To address this problem, the EAT – Lancet Commission, having analyzed the necessary literature, drew up a nutrition plan. It mainly includes products of plant origin.
The diet developed by scientists is calculated on the fact that one person consumes 2500 kilocalories daily. And the amount of red meat per day according to it will be 100 grams for a 30-year-old person with an average weight. At the same time, ultra-processed foods (sugar, frozen ready meals, etc.) are generally excluded. The commission estimates that this type of diet will save the lives of approximately 11 million people annually.
At the same time, other scientists about the diet are controversial. For example, Tai Biel, a Washington, D.C. scientist, with the Global Alliance for Better Nutrition, analyzed the diet and found that it provides 78% of the recommended intake of zinc and 86% of calcium for people over 25 and provides 55% of the iron for women of reproductive age.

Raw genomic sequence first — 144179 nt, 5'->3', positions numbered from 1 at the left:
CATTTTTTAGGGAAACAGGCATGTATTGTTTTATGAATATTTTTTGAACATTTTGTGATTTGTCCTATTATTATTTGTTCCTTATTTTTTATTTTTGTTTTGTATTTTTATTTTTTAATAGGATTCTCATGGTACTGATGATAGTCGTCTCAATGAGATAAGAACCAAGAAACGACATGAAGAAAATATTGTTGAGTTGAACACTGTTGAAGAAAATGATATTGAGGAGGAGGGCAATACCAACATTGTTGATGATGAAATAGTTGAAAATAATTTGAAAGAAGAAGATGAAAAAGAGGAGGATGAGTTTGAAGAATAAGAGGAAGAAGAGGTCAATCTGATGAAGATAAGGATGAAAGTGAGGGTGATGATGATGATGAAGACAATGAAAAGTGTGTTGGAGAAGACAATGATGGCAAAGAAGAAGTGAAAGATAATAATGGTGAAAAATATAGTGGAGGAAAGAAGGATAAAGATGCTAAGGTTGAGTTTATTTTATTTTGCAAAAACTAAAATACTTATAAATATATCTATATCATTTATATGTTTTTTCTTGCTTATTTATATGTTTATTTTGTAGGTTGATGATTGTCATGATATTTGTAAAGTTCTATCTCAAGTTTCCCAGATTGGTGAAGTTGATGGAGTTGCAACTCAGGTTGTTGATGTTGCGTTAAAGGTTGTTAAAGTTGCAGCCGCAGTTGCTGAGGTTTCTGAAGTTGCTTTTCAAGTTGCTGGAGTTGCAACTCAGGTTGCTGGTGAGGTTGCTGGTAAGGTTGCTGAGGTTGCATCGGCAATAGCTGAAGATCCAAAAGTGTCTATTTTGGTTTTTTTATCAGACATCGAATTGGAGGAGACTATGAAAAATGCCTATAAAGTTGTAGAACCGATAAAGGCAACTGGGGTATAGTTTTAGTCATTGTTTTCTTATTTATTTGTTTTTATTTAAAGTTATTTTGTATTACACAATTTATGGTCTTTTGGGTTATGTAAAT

At the same time, nutritionist Marko Springmann, who was part of the EAT-Lancet modeling team, emphasizes that the diet cannot be considered a universal recommendation.
Scientists are currently working on methods that will convince people to stick to a healthy diet on a consistent basis. In addition, access to essential food in different countries is a problem: for example, nuts, fish, eggs, dairy products cannot be obtained by millions of people.